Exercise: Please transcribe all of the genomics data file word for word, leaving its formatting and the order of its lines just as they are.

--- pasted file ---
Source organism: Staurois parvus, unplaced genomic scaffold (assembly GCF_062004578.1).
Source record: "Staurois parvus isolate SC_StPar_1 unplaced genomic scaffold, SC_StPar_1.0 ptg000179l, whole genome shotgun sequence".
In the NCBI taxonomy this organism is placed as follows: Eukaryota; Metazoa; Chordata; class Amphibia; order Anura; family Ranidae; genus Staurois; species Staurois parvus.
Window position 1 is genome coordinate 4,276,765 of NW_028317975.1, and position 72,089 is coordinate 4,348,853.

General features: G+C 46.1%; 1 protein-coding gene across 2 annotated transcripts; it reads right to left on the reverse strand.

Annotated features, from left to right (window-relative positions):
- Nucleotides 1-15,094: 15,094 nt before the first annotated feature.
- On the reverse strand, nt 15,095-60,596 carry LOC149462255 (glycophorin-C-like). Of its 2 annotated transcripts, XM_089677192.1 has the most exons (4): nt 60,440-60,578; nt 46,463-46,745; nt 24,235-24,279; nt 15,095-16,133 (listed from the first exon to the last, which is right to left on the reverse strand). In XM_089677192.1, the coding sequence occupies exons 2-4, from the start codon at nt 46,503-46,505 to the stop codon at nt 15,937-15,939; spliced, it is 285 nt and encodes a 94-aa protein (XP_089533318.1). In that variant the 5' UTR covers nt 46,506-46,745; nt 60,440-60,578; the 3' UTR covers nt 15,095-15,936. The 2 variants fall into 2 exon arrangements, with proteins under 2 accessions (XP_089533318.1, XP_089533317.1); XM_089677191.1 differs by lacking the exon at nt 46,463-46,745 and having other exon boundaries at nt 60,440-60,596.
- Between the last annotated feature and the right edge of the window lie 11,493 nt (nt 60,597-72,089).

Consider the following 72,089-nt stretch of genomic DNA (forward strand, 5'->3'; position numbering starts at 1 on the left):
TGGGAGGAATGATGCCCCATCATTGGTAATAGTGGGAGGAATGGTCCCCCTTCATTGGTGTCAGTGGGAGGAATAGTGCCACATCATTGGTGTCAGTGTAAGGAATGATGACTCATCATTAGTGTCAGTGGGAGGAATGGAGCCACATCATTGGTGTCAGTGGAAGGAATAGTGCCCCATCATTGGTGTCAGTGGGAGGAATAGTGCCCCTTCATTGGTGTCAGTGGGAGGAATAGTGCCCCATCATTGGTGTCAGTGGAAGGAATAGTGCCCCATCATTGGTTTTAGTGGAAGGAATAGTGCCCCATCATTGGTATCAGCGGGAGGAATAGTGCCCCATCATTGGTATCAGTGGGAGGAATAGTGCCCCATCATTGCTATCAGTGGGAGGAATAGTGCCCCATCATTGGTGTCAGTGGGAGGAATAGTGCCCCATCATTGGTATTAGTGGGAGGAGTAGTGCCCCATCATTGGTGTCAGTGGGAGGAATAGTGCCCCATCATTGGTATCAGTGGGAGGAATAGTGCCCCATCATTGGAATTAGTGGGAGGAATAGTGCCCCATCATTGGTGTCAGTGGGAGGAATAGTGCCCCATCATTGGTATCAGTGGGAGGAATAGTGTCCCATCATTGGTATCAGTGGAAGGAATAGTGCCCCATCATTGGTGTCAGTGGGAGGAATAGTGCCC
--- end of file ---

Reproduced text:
Source organism: Staurois parvus, unplaced genomic scaffold (assembly GCF_062004578.1).
Source record: "Staurois parvus isolate SC_StPar_1 unplaced genomic scaffold, SC_StPar_1.0 ptg000179l, whole genome shotgun sequence".
In the NCBI taxonomy this organism is placed as follows: Eukaryota; Metazoa; Chordata; class Amphibia; order Anura; family Ranidae; genus Staurois; species Staurois parvus.
Window position 1 is genome coordinate 4,276,765 of NW_028317975.1, and position 72,089 is coordinate 4,348,853.

General features: G+C 46.1%; 1 protein-coding gene across 2 annotated transcripts; it reads right to left on the reverse strand.

Annotated features, from left to right (window-relative positions):
- Nucleotides 1-15,094: 15,094 nt before the first annotated feature.
- On the reverse strand, nt 15,095-60,596 carry LOC149462255 (glycophorin-C-like). Of its 2 annotated transcripts, XM_089677192.1 has the most exons (4): nt 60,440-60,578; nt 46,463-46,745; nt 24,235-24,279; nt 15,095-16,133 (listed from the first exon to the last, which is right to left on the reverse strand). In XM_089677192.1, the coding sequence occupies exons 2-4, from the start codon at nt 46,503-46,505 to the stop codon at nt 15,937-15,939; spliced, it is 285 nt and encodes a 94-aa protein (XP_089533318.1). In that variant the 5' UTR covers nt 46,506-46,745; nt 60,440-60,578; the 3' UTR covers nt 15,095-15,936. The 2 variants fall into 2 exon arrangements, with proteins under 2 accessions (XP_089533318.1, XP_089533317.1); XM_089677191.1 differs by lacking the exon at nt 46,463-46,745 and having other exon boundaries at nt 60,440-60,596.
- Between the last annotated feature and the right edge of the window lie 11,493 nt (nt 60,597-72,089).

Consider the following 72,089-nt stretch of genomic DNA (forward strand, 5'->3'; position numbering starts at 1 on the left):
TGGGAGGAATGATGCCCCATCATTGGTAATAGTGGGAGGAATGGTCCCCCTTCATTGGTGTCAGTGGGAGGAATAGTGCCACATCATTGGTGTCAGTGTAAGGAATGATGACTCATCATTAGTGTCAGTGGGAGGAATGGAGCCACATCATTGGTGTCAGTGGAAGGAATAGTGCCCCATCATTGGTGTCAGTGGGAGGAATAGTGCCCCTTCATTGGTGTCAGTGGGAGGAATAGTGCCCCATCATTGGTGTCAGTGGAAGGAATAGTGCCCCATCATTGGTTTTAGTGGAAGGAATAGTGCCCCATCATTGGTATCAGCGGGAGGAATAGTGCCCCATCATTGGTATCAGTGGGAGGAATAGTGCCCCATCATTGCTATCAGTGGGAGGAATAGTGCCCCATCATTGGTGTCAGTGGGAGGAATAGTGCCCCATCATTGGTATTAGTGGGAGGAGTAGTGCCCCATCATTGGTGTCAGTGGGAGGAATAGTGCCCCATCATTGGTATCAGTGGGAGGAATAGTGCCCCATCATTGGAATTAGTGGGAGGAATAGTGCCCCATCATTGGTGTCAGTGGGAGGAATAGTGCCCCATCATTGGTATCAGTGGGAGGAATAGTGTCCCATCATTGGTATCAGTGGAAGGAATAGTGCCCCATCATTGGTGTCAGTGGGAGGAATAGTGCCC